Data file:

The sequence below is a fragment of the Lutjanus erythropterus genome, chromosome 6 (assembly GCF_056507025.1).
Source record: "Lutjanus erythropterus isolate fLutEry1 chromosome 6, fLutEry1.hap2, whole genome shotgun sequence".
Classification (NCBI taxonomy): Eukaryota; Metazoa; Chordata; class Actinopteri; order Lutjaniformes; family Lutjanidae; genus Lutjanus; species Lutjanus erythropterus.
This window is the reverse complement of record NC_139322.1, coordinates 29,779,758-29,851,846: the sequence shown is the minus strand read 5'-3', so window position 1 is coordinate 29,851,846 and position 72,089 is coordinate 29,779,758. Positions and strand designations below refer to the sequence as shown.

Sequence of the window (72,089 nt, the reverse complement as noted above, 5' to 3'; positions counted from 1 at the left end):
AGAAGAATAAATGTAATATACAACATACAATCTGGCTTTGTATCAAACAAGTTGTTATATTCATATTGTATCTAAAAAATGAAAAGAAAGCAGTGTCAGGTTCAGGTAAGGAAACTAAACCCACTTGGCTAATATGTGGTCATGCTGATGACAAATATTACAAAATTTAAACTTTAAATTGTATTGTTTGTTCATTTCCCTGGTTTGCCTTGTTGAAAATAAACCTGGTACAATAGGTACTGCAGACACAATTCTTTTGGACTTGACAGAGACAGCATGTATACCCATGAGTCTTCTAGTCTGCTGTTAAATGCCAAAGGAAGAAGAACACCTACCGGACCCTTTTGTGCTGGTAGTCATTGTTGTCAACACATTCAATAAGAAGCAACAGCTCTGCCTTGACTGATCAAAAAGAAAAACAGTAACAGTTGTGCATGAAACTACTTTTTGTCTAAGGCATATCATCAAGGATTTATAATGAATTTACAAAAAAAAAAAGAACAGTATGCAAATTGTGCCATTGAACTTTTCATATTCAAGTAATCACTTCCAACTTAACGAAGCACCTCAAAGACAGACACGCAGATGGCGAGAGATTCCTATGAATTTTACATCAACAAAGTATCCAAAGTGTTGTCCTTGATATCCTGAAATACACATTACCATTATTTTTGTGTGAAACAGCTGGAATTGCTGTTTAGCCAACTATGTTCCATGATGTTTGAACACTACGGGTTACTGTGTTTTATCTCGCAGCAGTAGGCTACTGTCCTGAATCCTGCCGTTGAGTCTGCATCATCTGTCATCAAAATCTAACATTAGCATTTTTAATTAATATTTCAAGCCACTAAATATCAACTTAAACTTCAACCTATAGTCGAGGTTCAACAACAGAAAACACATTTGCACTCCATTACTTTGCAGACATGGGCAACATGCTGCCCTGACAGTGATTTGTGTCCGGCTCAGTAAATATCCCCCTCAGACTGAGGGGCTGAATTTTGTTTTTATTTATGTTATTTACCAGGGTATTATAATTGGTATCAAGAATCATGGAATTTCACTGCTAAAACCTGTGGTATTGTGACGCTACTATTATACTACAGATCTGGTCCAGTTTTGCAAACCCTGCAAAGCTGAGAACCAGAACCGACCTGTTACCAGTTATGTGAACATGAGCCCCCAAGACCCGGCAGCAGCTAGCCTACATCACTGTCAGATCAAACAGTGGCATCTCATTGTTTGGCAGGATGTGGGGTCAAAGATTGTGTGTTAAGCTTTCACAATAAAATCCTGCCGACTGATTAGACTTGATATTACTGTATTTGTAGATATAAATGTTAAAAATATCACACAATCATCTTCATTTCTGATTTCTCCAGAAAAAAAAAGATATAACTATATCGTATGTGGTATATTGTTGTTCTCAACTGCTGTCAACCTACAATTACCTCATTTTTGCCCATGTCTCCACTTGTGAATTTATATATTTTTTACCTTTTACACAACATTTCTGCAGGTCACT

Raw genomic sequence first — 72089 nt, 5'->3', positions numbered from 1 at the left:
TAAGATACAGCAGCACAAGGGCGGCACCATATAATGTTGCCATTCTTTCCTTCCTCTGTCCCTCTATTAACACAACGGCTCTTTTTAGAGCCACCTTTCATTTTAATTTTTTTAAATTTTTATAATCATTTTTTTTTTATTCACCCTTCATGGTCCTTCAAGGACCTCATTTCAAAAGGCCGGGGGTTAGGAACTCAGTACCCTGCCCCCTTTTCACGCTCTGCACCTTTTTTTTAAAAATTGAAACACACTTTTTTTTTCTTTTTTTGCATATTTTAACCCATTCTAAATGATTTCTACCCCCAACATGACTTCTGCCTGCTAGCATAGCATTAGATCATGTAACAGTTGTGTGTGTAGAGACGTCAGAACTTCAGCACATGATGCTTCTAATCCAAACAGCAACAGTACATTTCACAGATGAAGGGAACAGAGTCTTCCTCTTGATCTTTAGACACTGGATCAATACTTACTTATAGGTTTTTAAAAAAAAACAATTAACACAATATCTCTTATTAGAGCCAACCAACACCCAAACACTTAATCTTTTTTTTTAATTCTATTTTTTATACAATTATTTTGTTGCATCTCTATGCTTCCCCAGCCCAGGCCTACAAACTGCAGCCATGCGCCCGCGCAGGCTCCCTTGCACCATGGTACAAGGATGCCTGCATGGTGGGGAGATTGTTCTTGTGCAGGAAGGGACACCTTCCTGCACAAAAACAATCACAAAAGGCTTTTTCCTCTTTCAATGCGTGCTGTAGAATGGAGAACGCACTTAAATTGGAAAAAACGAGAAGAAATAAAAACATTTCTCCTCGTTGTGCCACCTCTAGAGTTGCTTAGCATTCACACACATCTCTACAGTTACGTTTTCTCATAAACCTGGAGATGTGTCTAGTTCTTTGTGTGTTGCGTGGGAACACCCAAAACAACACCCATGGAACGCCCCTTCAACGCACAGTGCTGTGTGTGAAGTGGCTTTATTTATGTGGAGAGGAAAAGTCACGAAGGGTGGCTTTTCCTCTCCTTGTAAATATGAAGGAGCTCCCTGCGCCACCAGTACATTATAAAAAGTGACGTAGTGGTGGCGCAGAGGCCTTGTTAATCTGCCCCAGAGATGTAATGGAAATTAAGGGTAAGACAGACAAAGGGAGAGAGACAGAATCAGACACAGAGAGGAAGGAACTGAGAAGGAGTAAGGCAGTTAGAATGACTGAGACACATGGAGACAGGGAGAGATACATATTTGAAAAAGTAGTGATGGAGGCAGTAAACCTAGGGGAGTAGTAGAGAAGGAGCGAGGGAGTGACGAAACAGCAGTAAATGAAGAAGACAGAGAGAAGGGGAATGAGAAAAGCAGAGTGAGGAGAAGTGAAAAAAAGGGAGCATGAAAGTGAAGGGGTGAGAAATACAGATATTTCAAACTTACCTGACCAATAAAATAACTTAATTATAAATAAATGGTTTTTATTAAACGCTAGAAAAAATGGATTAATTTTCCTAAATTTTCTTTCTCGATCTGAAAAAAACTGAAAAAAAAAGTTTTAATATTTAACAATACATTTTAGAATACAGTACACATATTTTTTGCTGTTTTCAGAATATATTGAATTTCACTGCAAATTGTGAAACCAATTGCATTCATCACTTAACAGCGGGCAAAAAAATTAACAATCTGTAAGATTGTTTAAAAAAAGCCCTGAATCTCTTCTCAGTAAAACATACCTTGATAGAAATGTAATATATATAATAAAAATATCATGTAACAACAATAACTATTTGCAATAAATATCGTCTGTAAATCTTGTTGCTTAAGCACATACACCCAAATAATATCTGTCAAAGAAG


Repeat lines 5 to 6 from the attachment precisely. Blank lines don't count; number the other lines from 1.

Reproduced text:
Sequence of the window (72,089 nt, the reverse complement as noted above, 5' to 3'; positions counted from 1 at the left end):
AGAAGAATAAATGTAATATACAACATACAATCTGGCTTTGTATCAAACAAGTTGTTATATTCATATTGTATCTAAAAAATGAAAAGAAAGCAGTGTCAGGTTCAGGTAAGGAAACTAAACCCACTTGGCTAATATGTGGTCATGCTGATGACAAATATTACAAAATTTAAACTTTAAATTGTATTGTTTGTTCATTTCCCTGGTTTGCCTTGTTGAAAATAAACCTGGTACAATAGGTACTGCAGACACAATTCTTTTGGACTTGACAGAGACAGCATGTATACCCATGAGTCTTCTAGTCTGCTGTTAAATGCCAAAGGAAGAAGAACACCTACCGGACCCTTTTGTGCTGGTAGTCATTGTTGTCAACACATTCAATAAGAAGCAACAGCTCTGCCTTGACTGATCAAAAAGAAAAACAGTAACAGTTGTGCATGAAACTACTTTTTGTCTAAGGCATATCATCAAGGATTTATAATGAATTTACAAAAAAAAAAAGAACAGTATGCAAATTGTGCCATTGAACTTTTCATATTCAAGTAATCACTTCCAACTTAACGAAGCACCTCAAAGACAGACACGCAGATGGCGAGAGATTCCTATGAATTTTACATCAACAAAGTATCCAAAGTGTTGTCCTTGATATCCTGAAATACACATTACCATTATTTTTGTGTGAAACAGCTGGAATTGCTGTTTAGCCAACTATGTTCCATGATGTTTGAACACTACGGGTTACTGTGTTTTATCTCGCAGCAGTAGGCTACTGTCCTGAATCCTGCCGTTGAGTCTGCATCATCTGTCATCAAAATCTAACATTAGCATTTTTAATTAATATTTCAAGCCACTAAATATCAACTTAAACTTCAACCTATAGTCGAGGTTCAACAACAGAAAACACATTTGCACTCCATTACTTTGCAGACATGGGCAACATGCTGCCCTGACAGTGATTTGTGTCCGGCTCAGTAAATATCCCCCTCAGACTGAGGGGCTGAATTTTGTTTTTATTTATGTTATTTACCAGGGTATTATAATTGGTATCAAGAATCATGGAATTTCACTGCTAAAACCTGTGGTATTGTGACGCTACTATTATACTACAGATCTGGTCCAGTTTTGCAAACCCTGCAAAGCTGAGAACCAGAACCGACCTGTTACCAGTTATGTGAACATGAGCCCCCAAGACCCGGCAGCAGCTAGCCTACATCACTGTCAGATCAAACAGTGGCATCTCATTGTTTGGCAGGATGTGGGGTCAAAGATTGTGTGTTAAGCTTTCACAATAAAATCCTGCCGACTGATTAGACTTGATATTACTGTATTTGTAGATATAAATGTTAAAAATATCACACAATCATCTTCATTTCTGATTTCTCCAGAAAAAAAAAGATATAACTATATCGTATGTGGTATATTGTTGTTCTCAACTGCTGTCAACCTACAATTACCTCATTTTTGCCCATGTCTCCACTTGTGAATTTATATATTTTTTACCTTTTACACAACATTTCTGCAGGTCACT